PRACTICING COURAGE IN THE WILDERNESS
Based on Living Compass “Practicing Courage with all your heart, soul, strength and mind”
“I imagine that the first question the priest and the Levite asked was: “If I stop to help this man, what will happen to me?” But … the good Samaritan reversed the question: “If I do not stop to help this man, what will happen to him?”
Martin Luther King
Choosing to grow and change—even when it makes us uncomfortable—is key to our spiritual growth. One specific way that our Christian faith calls us to grow is to risk getting involved in helping others, even when it makes us uncomfortable. In the well-known story of the Good Samaritan (Luke 10:25-37), the priest and Levite chose safety when they chose to not help a man who had been beaten and robbed. Only the outcast Samaritan man stopped, not only to help his neighbor where he lay, but also to take him to an inn and pay for his stay while recovering.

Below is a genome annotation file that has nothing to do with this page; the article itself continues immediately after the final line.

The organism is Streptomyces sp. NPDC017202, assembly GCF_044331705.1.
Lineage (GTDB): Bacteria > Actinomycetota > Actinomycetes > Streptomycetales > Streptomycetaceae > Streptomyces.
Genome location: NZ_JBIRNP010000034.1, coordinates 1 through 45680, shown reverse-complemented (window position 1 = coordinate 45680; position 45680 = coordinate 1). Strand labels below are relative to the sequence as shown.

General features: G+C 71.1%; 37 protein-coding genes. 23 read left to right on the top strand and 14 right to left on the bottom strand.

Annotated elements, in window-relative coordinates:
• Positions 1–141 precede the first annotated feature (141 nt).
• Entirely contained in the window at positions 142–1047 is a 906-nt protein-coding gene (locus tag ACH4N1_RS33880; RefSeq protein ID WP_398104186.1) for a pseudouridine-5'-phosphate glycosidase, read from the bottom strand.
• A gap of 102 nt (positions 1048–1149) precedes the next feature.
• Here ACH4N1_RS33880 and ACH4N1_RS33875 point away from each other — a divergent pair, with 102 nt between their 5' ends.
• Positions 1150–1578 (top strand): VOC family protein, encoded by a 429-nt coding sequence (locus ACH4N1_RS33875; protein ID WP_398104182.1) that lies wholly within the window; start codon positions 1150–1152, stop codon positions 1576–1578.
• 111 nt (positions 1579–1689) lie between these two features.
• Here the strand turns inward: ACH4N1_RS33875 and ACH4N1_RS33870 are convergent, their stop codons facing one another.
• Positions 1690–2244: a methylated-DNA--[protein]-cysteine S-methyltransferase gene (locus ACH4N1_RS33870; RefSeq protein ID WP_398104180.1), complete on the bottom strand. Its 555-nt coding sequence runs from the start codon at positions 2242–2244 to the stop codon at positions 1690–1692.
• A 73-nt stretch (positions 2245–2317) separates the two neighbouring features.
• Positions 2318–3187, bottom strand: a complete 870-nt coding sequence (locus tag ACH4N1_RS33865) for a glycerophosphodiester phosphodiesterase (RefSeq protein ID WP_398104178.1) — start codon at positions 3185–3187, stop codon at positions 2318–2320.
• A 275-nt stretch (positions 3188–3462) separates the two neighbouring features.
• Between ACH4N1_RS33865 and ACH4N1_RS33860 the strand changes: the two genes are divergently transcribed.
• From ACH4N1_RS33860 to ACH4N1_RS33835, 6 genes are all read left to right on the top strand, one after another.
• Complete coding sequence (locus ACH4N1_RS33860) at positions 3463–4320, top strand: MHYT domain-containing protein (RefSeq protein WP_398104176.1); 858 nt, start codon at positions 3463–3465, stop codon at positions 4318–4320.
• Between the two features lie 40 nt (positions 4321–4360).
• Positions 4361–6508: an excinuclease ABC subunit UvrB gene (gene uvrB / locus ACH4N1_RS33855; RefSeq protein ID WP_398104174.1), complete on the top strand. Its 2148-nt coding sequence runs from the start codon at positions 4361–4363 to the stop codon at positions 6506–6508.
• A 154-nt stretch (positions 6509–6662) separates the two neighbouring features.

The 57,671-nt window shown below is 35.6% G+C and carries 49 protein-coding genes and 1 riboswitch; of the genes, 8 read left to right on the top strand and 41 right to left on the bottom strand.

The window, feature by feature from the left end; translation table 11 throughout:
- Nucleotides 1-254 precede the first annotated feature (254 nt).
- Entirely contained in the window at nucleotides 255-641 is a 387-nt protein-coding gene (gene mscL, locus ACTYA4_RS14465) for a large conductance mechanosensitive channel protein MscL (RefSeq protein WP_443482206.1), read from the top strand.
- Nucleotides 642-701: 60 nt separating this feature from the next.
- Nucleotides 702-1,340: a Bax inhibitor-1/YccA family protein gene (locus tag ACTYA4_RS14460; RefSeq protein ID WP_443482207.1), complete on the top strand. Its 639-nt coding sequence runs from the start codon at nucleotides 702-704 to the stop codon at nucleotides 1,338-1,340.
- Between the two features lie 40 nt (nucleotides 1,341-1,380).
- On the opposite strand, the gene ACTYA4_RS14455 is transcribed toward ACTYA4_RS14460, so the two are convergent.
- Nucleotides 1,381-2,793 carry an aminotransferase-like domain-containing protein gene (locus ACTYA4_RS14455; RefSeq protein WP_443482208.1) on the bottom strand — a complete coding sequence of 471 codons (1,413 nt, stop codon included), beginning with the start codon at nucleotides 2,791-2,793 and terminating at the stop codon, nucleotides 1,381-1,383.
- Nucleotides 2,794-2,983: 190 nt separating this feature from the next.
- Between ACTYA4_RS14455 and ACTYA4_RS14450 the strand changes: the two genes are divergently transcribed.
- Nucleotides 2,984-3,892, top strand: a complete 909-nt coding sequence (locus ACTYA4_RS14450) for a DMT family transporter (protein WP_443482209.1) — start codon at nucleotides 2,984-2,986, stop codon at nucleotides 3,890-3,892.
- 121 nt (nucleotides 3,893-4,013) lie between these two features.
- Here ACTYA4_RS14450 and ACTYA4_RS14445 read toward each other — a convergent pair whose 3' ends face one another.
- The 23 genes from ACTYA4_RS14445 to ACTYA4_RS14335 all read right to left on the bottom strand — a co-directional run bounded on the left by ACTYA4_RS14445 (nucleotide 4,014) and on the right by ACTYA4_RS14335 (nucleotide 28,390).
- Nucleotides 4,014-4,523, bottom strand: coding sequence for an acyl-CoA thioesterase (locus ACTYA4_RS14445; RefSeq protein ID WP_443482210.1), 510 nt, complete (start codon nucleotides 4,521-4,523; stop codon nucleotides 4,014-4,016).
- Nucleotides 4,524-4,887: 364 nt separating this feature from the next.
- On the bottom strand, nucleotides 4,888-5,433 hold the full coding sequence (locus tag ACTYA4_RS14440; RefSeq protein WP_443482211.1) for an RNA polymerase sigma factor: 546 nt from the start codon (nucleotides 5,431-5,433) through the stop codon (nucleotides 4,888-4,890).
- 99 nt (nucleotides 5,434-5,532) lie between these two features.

As individuals, and as Christian communities, God calls us to risk leaving our comfort zones to help those whom life has thrown in a panic zone; to leave our ‘comfortable pews’ and help those in need. Jesus was always risking getting involved with those whom the society at his time judged unclean, often enduring the harsh criticism of the religious leaders of his day.
Loving our neighbor, especially when it makes us uncomfortable, is not easy. When it comes to living out this central commandment of our faith to love our neighbor who is alone, marginalized, discriminated against, and hurting, may we pray for the courage to be like the Samaritan and not the priest and Levite, both in our individual lives and in our faith communities.
Have you ever found yourself blessed by a Good Samaritan who reached out to help you in your need? Where is God calling you or Knox Waterloo right now to in order to help others? Will we have to move out of our own comfort zones? Let us pray that when called upon we will not react like the priest or the Levite, but rather like the Samaritan.